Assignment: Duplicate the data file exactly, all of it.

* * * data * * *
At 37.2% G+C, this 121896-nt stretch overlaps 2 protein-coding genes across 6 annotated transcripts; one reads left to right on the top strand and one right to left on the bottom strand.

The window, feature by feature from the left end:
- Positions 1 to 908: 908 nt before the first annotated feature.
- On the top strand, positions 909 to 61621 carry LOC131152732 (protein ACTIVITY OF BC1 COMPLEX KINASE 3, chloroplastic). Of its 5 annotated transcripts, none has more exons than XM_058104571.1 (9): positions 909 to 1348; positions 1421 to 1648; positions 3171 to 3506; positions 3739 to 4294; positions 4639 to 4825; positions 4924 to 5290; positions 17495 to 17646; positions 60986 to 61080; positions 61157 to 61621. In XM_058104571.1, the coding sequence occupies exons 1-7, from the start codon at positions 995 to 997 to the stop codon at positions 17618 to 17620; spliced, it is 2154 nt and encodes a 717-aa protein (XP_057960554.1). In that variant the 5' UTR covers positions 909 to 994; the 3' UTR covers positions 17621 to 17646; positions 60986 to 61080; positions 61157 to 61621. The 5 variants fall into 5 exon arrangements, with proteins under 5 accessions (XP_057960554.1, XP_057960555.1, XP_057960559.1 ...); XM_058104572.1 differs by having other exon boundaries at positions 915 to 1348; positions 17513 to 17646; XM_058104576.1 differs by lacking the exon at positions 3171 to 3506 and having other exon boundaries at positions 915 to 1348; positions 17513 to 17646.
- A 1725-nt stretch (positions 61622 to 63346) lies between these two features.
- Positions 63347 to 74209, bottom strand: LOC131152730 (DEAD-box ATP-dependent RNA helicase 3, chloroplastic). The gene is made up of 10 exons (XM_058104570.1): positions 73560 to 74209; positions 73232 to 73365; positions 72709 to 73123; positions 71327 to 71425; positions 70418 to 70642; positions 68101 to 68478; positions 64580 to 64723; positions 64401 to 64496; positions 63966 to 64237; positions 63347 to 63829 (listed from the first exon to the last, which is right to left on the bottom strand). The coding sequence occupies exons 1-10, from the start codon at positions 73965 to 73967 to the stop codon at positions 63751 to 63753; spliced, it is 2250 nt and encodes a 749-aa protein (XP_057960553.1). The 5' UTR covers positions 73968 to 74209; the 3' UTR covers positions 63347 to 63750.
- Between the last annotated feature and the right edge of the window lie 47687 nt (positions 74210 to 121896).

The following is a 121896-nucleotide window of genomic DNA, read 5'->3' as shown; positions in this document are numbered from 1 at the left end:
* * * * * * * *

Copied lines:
At 37.2% G+C, this 121896-nt stretch overlaps 2 protein-coding genes across 6 annotated transcripts; one reads left to right on the top strand and one right to left on the bottom strand.

The window, feature by feature from the left end:
- Positions 1 to 908: 908 nt before the first annotated feature.
- On the top strand, positions 909 to 61621 carry LOC131152732 (protein ACTIVITY OF BC1 COMPLEX KINASE 3, chloroplastic). Of its 5 annotated transcripts, none has more exons than XM_058104571.1 (9): positions 909 to 1348; positions 1421 to 1648; positions 3171 to 3506; positions 3739 to 4294; positions 4639 to 4825; positions 4924 to 5290; positions 17495 to 17646; positions 60986 to 61080; positions 61157 to 61621. In XM_058104571.1, the coding sequence occupies exons 1-7, from the start codon at positions 995 to 997 to the stop codon at positions 17618 to 17620; spliced, it is 2154 nt and encodes a 717-aa protein (XP_057960554.1). In that variant the 5' UTR covers positions 909 to 994; the 3' UTR covers positions 17621 to 17646; positions 60986 to 61080; positions 61157 to 61621. The 5 variants fall into 5 exon arrangements, with proteins under 5 accessions (XP_057960554.1, XP_057960555.1, XP_057960559.1 ...); XM_058104572.1 differs by having other exon boundaries at positions 915 to 1348; positions 17513 to 17646; XM_058104576.1 differs by lacking the exon at positions 3171 to 3506 and having other exon boundaries at positions 915 to 1348; positions 17513 to 17646.
- A 1725-nt stretch (positions 61622 to 63346) lies between these two features.
- Positions 63347 to 74209, bottom strand: LOC131152730 (DEAD-box ATP-dependent RNA helicase 3, chloroplastic). The gene is made up of 10 exons (XM_058104570.1): positions 73560 to 74209; positions 73232 to 73365; positions 72709 to 73123; positions 71327 to 71425; positions 70418 to 70642; positions 68101 to 68478; positions 64580 to 64723; positions 64401 to 64496; positions 63966 to 64237; positions 63347 to 63829 (listed from the first exon to the last, which is right to left on the bottom strand). The coding sequence occupies exons 1-10, from the start codon at positions 73965 to 73967 to the stop codon at positions 63751 to 63753; spliced, it is 2250 nt and encodes a 749-aa protein (XP_057960553.1). The 5' UTR covers positions 73968 to 74209; the 3' UTR covers positions 63347 to 63750.
- Between the last annotated feature and the right edge of the window lie 47687 nt (positions 74210 to 121896).

The following is a 121896-nucleotide window of genomic DNA, read 5'->3' as shown; positions in this document are numbered from 1 at the left end: